German expat questions value for money of top English private schools(240 Posts)
I don't see what's stopping him from sending them to a good state comprehensive? It sounds like he would actually prefer that.
Even If he'd sent his children to day school they'd have had a more normal life. Didn't he realise that by sending his children to very expensive boarding schools they'd only meet children from other families like his? Westminster even has Saturday school, thus limiting time his child can spend doing 'normal' things, like working in a shop, at the weekend.
Seems odd if his intention was to communicate with parents in Germany that he chose The Telegraph to do so. I believe other countries have their own newspapers but perhaps that's just nonsense I learnt in my good state comprehensive
Sevenoaks has Saturday school too.
Clearly the original article was designed to dispel the very persistent almost myth like status of British boarding schools among a certain segment of affluent and ambitious Germans.
The original article was in the Frankfurter. Quite a few British newspapers have picked up on it.
I fear that Herr Holle, like many expats, has developed a rather rose tinted view of his home country's educational system while in London. Much of Germany continues to operate a three tier educational system with the "brightest" (read white, German, middle class) going to the Gymnasium or Grammar school, "less able" going to a second tier school and the rest (read poor, non white, and disadvantaged) ending up in a third tier school. With all the social problems associated with swervable schools in the UK. The short school day also means that students depend very heavily on having a parent at home to help with homework and organise sport, music and extra curricular. Those without affluent, SAHM mothers (and it is always the mother)have a real uphill struggle. Just look at the PISA study comments on the German educational system.
That - combined with the need for fluent English to get a decent job in Germany - is why so many German parents buy a British private school education. Those whose children do not make the move to the grammar at 10 - or who have to repeat a year , or who get demoted to the lower tier schools because they have problems keeping up often see a move to a UK school as their one last chance. And many condemned by the German system do really well in UK. It's just tough for those without rich parents.
Quite why Mr Holle shelled out the better part of £1million for UK private schools he did not want while having the chance to get his kids into good London comps, or free selective schools in Kent/Surrey is not clear to me. Does not really say much for that great Dusseldorf education!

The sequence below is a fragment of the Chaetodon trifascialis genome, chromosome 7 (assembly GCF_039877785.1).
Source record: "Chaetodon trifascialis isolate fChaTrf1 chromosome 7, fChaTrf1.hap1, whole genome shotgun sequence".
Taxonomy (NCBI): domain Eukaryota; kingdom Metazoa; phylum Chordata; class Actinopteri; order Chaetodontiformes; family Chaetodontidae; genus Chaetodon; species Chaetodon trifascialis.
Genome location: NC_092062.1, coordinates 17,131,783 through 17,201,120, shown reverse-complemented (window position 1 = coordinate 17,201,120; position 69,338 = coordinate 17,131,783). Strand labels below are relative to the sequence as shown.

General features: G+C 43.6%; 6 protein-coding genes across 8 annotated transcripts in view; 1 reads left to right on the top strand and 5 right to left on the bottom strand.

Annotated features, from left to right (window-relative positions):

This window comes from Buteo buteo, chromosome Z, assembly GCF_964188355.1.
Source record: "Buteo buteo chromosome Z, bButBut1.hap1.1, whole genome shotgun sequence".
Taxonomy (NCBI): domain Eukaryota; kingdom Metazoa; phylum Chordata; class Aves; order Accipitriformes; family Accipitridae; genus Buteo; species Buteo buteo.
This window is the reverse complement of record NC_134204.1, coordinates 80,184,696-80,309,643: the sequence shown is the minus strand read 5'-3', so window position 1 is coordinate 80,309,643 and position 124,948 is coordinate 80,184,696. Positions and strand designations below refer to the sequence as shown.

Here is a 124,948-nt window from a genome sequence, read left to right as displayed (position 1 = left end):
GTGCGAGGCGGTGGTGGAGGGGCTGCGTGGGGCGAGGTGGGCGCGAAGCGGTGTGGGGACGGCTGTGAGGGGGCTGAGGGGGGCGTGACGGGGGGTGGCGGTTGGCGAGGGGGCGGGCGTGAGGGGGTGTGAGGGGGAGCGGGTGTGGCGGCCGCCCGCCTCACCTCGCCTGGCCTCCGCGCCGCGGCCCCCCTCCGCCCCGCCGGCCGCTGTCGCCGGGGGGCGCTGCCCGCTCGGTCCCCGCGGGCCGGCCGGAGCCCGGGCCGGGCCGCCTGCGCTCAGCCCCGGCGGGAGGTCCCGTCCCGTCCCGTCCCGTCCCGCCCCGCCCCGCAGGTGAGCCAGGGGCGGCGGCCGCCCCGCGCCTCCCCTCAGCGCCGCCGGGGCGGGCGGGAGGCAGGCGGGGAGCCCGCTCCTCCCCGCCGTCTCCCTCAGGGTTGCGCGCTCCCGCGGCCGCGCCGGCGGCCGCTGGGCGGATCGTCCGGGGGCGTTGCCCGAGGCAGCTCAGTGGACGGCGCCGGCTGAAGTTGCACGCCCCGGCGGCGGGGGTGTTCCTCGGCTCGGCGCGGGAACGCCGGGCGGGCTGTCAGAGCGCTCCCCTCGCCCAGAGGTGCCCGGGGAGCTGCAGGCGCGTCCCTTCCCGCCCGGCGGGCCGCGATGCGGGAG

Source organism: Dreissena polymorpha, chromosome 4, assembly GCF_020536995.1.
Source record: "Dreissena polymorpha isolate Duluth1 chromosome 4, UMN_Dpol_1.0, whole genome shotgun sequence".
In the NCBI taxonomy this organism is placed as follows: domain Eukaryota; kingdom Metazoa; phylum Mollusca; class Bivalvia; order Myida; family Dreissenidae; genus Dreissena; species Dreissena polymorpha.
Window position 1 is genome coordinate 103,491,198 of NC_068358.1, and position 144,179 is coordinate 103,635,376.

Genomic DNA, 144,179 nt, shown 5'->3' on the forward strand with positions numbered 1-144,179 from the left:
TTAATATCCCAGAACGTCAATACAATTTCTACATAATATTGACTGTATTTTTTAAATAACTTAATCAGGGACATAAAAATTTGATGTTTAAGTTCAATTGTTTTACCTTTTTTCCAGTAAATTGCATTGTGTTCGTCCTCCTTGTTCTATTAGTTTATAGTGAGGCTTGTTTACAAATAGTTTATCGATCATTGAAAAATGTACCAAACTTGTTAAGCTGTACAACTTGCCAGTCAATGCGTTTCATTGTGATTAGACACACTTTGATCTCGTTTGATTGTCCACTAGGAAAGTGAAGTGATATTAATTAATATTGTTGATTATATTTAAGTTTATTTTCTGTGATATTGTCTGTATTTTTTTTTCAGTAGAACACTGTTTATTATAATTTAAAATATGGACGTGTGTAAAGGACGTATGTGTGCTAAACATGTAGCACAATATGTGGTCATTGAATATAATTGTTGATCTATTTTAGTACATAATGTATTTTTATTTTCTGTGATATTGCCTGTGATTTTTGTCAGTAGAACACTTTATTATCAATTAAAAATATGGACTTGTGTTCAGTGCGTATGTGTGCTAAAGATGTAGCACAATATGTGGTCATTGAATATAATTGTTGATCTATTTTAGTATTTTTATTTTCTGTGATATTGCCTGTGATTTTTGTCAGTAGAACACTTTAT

I think his actions speak louder than his words.
Both my DC have been to Germany via exchanges organised by their London private schools. Exchange partners were from highly regarded Gymnasiums in major cities. Impressions were of rigid syllabi, large classes, shabby facilities, limited EC and limited diversity. Though obviously using a selective London private school as a starting point is gong to encourage less than flattering comparisons. That said, inevitably, the German students had fantastic English, far far better than the German of their English counterparts.
I wonder if Herr Holle is aware that public funding for education across Europe is under stress across Europe, and that Germany along with France, Britain and elsewhere has plenty of debate about how best to organise secondary education.
If his fellow bankers would listen to Mr Holle, follow his words to their logical conclusion and go find more modest schools for their DC, perhaps the public schools which annoy him so much would be compelled to make themselves affordable by other sectors of the population and everyone would be a winner.
Lol NeedMoreSleep, you have validated Arnold Holle's point: expensive - luxurious, even - facilities and lots of
fun extra-curricular activities, at vast expense to parents, do not guarantee excellent academic standards. Merely comfort and a lovely polish!
Expensive facilities and small classes don't guarantee academic excellence but, unfortunately, the top academic schools have got it into their heads that the banker parents who pay their fees want these things. Mr Holle is debunking that myth, which is great news.
If any heads are listening, we could at last see the slashing of luxuries and a reaching out to a more diverse community which many supporters of independent schools have been hoping to see.
granolamuncher - I suspect it is a great deal easier to persuade parents to part with their cash for luxury/exclusivity than it is to make their DC work a hell of a lot harder...
Spot on, Bonsoir. It's such a pity today's heads are so feeble.
Heads have businesses to run and all sorts of stakeholders (parents, pupils and teachers) who are managing a trade-off between effort and comfort to their own personal advantage.
Personally, I think that legislation on class sizes is the first step forward. Make GCSEs dependent on class sizes that are similar across sectors.
I don't understand Bonsoir, how would that work?
Please no legislation, Bonsoir, what is really important about independent schools is that they should remain independent.
Unfortunately, like so many other institutions which should know better, they have been bending over backwards to please bankers. Now that Mr Holle is telling them that he, for one, is not impressed, there is suddenly real cause for hope that the stupid rush to luxury will cease.